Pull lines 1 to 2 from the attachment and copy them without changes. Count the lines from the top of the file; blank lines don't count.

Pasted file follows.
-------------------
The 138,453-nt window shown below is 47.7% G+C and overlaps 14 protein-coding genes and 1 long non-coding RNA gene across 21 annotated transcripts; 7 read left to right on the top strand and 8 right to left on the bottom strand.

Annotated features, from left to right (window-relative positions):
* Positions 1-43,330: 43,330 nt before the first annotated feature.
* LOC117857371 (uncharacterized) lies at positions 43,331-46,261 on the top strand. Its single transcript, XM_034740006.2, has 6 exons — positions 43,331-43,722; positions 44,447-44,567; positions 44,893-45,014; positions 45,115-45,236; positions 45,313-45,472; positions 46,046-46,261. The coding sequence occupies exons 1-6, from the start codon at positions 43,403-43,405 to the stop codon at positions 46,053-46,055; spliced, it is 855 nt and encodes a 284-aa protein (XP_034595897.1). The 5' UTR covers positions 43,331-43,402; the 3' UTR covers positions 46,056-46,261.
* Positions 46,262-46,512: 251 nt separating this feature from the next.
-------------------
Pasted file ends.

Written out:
The 138,453-nt window shown below is 47.7% G+C and overlaps 14 protein-coding genes and 1 long non-coding RNA gene across 21 annotated transcripts; 7 read left to right on the top strand and 8 right to left on the bottom strand.

Annotated features, from left to right (window-relative positions):